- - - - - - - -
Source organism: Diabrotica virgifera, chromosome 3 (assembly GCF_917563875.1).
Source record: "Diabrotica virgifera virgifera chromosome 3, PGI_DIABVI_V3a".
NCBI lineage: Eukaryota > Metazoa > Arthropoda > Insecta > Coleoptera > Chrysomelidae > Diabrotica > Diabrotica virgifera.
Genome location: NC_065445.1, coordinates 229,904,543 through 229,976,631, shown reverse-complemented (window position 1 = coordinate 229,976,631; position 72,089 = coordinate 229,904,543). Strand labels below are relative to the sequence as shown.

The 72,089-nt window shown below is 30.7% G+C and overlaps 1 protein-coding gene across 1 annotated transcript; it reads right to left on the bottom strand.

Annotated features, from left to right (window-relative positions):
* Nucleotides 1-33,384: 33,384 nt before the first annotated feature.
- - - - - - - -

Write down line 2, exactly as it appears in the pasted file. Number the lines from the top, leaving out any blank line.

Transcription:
Source record: "Diabrotica virgifera virgifera chromosome 3, PGI_DIABVI_V3a".